Vacation rental refunds become one more complication from COVID-19

By on May 28, 2020

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Dr. Chris Lalik, who lives in Barrie, Canada, made a $3,200 down payment for a rental home he booked in Salvo for the week of May 16. While visitors were allowed back on the Outer Banks by then, Lalik had another problem. Due to the COVID-19 pandemic, the border between the U.S. and Canada is closed to non-essential travel.

Last fall, Victoria Harriston, of Williamsburg, VA and her group of family and friends from along the East Coast made a $5,200 down payment on a beachfront house rental. But seven people in that group are over 65, and five have underlying medical conditions. When COVID-19 hit, they tried to reschedule their May 31 booking, but were told their best option was to cancel and hope their week got re-booked so they could be reimbursed.

In accordance with the North Carolina Real Estate Commission’s (NCREC) position, would-be visitors to the Outer Banks were entitled to refunds for payments on rentals for the period between mid-March and mid-May when the area was shut down to visitors. Conversely, many visitors who had reservations after the May 16 re-opening were ready and eager to come down for a long-awaited vacation.

But there are also more complicated situations — like those involving Lalik and Harriston – involving money paid for a vacation that won’t or can’t be taken after the bridges opened. And in the unprecedented situation created by the COVID-19 outbreak, some property management companies say they are working with the property owners to handle matters like these on an individual basis — while noting that the decision is firmly in the hands of the vacation rental owner.

Monica Thibodeau, owner of Carolina Designs, said that, “As a company owner, I’m trying to navigate this and get through these on a case by case basis…[The rental properties] are individually-owned homes and each homeowner’s needs and abilities to accommodate a request are different.”

Doug Brindley, owner of Brindley Beach Vacations, said his company has had 800 cancellations since the announcement of the May 16 opening. If guests want to book for a different time, his company asks the homeowner if they are willing to do that. “We’re not allowed to make that decision,” Brindley said. “If the owner allows that and the guest says yes, we make that happen.”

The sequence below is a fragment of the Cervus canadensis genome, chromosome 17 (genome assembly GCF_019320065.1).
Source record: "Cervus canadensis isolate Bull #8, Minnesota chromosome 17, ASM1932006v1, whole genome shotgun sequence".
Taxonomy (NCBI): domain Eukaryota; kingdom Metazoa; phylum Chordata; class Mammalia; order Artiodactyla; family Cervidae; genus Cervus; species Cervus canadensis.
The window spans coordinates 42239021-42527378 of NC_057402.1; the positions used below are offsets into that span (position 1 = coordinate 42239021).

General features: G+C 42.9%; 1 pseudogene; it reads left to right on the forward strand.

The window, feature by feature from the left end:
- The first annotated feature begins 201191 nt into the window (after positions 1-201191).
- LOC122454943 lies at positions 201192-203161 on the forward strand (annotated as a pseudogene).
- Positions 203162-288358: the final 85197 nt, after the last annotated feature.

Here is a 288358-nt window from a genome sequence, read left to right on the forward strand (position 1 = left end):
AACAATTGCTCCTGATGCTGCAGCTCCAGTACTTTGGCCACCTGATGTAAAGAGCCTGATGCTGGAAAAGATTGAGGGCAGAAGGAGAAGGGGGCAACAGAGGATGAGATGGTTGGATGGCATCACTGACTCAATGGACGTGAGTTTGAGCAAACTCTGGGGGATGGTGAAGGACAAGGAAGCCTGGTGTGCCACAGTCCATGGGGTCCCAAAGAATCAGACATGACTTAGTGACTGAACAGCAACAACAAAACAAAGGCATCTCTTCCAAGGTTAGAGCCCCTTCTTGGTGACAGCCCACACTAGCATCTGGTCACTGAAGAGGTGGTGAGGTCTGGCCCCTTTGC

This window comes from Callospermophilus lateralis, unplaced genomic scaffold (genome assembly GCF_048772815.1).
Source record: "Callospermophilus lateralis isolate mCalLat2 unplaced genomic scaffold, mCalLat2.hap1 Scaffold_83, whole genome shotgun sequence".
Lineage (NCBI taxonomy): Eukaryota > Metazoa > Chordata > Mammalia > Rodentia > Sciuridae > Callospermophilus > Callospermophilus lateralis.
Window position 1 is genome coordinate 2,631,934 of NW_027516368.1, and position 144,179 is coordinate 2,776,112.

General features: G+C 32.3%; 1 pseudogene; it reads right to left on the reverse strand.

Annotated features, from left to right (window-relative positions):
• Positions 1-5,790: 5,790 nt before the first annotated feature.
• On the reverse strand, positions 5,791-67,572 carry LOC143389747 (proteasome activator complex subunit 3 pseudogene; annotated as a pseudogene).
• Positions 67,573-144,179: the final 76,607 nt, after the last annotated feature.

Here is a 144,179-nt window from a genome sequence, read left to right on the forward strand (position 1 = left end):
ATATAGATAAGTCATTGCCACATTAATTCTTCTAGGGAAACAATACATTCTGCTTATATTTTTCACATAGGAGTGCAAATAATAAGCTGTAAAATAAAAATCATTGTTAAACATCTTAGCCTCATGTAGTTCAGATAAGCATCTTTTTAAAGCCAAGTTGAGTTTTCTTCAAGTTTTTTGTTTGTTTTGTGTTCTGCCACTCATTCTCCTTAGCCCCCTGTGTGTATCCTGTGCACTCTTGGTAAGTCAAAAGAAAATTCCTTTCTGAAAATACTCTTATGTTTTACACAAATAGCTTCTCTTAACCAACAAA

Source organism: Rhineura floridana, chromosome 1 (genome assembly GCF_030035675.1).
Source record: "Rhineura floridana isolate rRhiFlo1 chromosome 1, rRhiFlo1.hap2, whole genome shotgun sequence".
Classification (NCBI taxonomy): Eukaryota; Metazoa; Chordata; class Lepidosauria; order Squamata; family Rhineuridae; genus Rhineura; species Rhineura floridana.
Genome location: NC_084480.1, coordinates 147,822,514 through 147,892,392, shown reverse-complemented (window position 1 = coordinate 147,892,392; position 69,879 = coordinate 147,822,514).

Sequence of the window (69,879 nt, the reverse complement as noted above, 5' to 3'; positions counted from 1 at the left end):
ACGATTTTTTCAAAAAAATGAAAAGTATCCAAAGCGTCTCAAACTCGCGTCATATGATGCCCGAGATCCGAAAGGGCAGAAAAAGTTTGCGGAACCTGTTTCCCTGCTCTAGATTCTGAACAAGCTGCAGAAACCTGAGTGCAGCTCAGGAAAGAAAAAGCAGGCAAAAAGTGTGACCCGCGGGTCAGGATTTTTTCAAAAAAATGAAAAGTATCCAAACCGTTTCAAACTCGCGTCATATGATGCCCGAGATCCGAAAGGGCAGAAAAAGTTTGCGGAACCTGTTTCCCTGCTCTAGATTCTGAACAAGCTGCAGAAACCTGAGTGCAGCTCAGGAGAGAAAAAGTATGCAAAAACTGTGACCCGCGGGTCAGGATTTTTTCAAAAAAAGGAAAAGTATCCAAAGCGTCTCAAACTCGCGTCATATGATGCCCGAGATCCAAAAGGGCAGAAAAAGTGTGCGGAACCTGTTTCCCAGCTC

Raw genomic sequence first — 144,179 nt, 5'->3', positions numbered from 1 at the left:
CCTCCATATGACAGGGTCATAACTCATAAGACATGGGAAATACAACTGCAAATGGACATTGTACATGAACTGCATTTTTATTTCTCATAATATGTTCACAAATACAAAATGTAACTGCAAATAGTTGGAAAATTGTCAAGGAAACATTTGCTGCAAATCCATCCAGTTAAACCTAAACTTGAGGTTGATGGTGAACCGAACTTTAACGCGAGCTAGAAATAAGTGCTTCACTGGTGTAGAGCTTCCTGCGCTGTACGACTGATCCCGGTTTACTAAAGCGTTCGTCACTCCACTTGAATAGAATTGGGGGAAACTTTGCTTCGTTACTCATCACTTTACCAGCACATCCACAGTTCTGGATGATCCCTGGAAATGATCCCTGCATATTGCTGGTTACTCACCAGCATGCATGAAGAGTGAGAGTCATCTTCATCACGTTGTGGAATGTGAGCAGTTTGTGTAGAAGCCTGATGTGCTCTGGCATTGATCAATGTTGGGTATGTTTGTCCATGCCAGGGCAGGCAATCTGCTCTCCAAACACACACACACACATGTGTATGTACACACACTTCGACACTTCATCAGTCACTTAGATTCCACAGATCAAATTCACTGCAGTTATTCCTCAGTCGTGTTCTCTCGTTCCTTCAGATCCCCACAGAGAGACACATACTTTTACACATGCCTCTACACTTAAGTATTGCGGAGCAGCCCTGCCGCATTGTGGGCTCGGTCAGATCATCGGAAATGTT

The Outer Banks open and the rules change

The NCREC ‘s legal position — stated in a March 19 letter and clarified in early May — is that the state’s Vacation Rental Act requires brokers and owners to refund any and all funds when access to vacation rental homes is obstructed – which was the case when the area was closed to visitors.

In a related situation, about 200 people who booked vacation rentals for the period during the bridge closure have formed a Facebook group in an effort the get the refunds apparently owed to them by one Hatteras property management company.

But as NCREC Legal Counsel Janet Thoren told the Voice, once the Outer Banks opened to visitors, “there’s no provisions for refunds. They would be contractual in nature so they would have to look at their lease agreement, and then go to their insurance provider, if they did purchase travel insurance.”

With the May 16 opening, vacationers who may not be able to travel or consider it to be unsafe due to potential virus exposure, have had to make the difficult decision whether to cancel and potentially lose thousands for dollars – or keep their plans to travel to the Outer Banks.

Outer Banks Association of Realtors (OBAR) CEO Willo Kelly said the biggest concern she’s heard from people with upcoming vacation reservations goes like this: “I have people coming in from all over different places where there are hotspots of COVID-19 and I don’t feel safe and I don’t feel comfortable.’”